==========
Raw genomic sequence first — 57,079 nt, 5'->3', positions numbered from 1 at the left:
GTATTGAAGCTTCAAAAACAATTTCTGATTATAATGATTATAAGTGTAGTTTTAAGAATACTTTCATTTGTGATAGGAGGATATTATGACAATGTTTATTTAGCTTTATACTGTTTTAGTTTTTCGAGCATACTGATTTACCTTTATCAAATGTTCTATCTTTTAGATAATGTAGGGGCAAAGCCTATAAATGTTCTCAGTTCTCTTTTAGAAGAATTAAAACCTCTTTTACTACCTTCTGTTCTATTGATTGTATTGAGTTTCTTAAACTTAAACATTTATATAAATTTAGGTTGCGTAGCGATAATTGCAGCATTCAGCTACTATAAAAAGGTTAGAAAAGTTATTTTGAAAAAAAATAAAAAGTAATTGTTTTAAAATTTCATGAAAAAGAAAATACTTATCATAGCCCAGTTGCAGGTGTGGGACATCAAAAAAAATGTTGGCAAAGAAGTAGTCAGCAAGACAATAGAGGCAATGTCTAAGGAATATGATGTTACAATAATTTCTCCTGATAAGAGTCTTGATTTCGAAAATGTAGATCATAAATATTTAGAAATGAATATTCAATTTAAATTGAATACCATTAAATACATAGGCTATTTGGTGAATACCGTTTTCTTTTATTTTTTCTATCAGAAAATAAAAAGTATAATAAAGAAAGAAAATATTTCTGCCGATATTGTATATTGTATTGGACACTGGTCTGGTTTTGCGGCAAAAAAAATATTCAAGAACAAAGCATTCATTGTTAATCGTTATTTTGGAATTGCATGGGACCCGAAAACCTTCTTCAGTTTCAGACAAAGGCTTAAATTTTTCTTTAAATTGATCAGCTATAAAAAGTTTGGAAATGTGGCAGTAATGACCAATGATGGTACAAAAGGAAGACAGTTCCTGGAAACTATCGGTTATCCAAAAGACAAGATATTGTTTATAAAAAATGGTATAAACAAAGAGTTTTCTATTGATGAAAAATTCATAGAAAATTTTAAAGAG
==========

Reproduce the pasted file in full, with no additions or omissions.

Raw genomic sequence first — 57,079 nt, 5'->3', positions numbered from 1 at the left:
GTATTGAAGCTTCAAAAACAATTTCTGATTATAATGATTATAAGTGTAGTTTTAAGAATACTTTCATTTGTGATAGGAGGATATTATGACAATGTTTATTTAGCTTTATACTGTTTTAGTTTTTCGAGCATACTGATTTACCTTTATCAAATGTTCTATCTTTTAGATAATGTAGGGGCAAAGCCTATAAATGTTCTCAGTTCTCTTTTAGAAGAATTAAAACCTCTTTTACTACCTTCTGTTCTATTGATTGTATTGAGTTTCTTAAACTTAAACATTTATATAAATTTAGGTTGCGTAGCGATAATTGCAGCATTCAGCTACTATAAAAAGGTTAGAAAAGTTATTTTGAAAAAAAATAAAAAGTAATTGTTTTAAAATTTCATGAAAAAGAAAATACTTATCATAGCCCAGTTGCAGGTGTGGGACATCAAAAAAAATGTTGGCAAAGAAGTAGTCAGCAAGACAATAGAGGCAATGTCTAAGGAATATGATGTTACAATAATTTCTCCTGATAAGAGTCTTGATTTCGAAAATGTAGATCATAAATATTTAGAAATGAATATTCAATTTAAATTGAATACCATTAAATACATAGGCTATTTGGTGAATACCGTTTTCTTTTATTTTTTCTATCAGAAAATAAAAAGTATAATAAAGAAAGAAAATATTTCTGCCGATATTGTATATTGTATTGGACACTGGTCTGGTTTTGCGGCAAAAAAAATATTCAAGAACAAAGCATTCATTGTTAATCGTTATTTTGGAATTGCATGGGACCCGAAAACCTTCTTCAGTTTCAGACAAAGGCTTAAATTTTTCTTTAAATTGATCAGCTATAAAAAGTTTGGAAATGTGGCAGTAATGACCAATGATGGTACAAAAGGAAGACAGTTCCTGGAAACTATCGGTTATCCAAAAGACAAGATATTGTTTATAAAAAATGGTATAAACAAAGAGTTTTCTATTGATGAAAAATTCATAGAAAATTTTAAAGAG